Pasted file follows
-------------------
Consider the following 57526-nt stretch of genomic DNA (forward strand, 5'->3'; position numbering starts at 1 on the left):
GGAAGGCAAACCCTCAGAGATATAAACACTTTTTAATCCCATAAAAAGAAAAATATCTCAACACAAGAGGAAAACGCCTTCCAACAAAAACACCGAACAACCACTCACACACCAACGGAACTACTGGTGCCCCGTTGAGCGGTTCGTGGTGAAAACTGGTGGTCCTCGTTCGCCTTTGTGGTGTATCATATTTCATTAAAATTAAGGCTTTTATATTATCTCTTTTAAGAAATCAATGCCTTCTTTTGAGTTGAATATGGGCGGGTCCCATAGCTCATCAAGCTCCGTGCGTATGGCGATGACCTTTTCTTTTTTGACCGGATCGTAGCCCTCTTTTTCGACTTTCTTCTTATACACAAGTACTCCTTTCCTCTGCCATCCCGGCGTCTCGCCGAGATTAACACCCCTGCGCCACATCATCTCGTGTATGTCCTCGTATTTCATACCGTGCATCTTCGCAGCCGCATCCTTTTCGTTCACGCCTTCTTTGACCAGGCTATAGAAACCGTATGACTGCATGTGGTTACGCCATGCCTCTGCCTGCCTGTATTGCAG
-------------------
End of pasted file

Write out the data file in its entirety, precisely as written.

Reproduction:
Consider the following 57526-nt stretch of genomic DNA (forward strand, 5'->3'; position numbering starts at 1 on the left):
GGAAGGCAAACCCTCAGAGATATAAACACTTTTTAATCCCATAAAAAGAAAAATATCTCAACACAAGAGGAAAACGCCTTCCAACAAAAACACCGAACAACCACTCACACACCAACGGAACTACTGGTGCCCCGTTGAGCGGTTCGTGGTGAAAACTGGTGGTCCTCGTTCGCCTTTGTGGTGTATCATATTTCATTAAAATTAAGGCTTTTATATTATCTCTTTTAAGAAATCAATGCCTTCTTTTGAGTTGAATATGGGCGGGTCCCATAGCTCATCAAGCTCCGTGCGTATGGCGATGACCTTTTCTTTTTTGACCGGATCGTAGCCCTCTTTTTCGACTTTCTTCTTATACACAAGTACTCCTTTCCTCTGCCATCCCGGCGTCTCGCCGAGATTAACACCCCTGCGCCACATCATCTCGTGTATGTCCTCGTATTTCATACCGTGCATCTTCGCAGCCGCATCCTTTTCGTTCACGCCTTCTTTGACCAGGCTATAGAAACCGTATGACTGCATGTGGTTACGCCATGCCTCTGCCTGCCTGTATTGCAG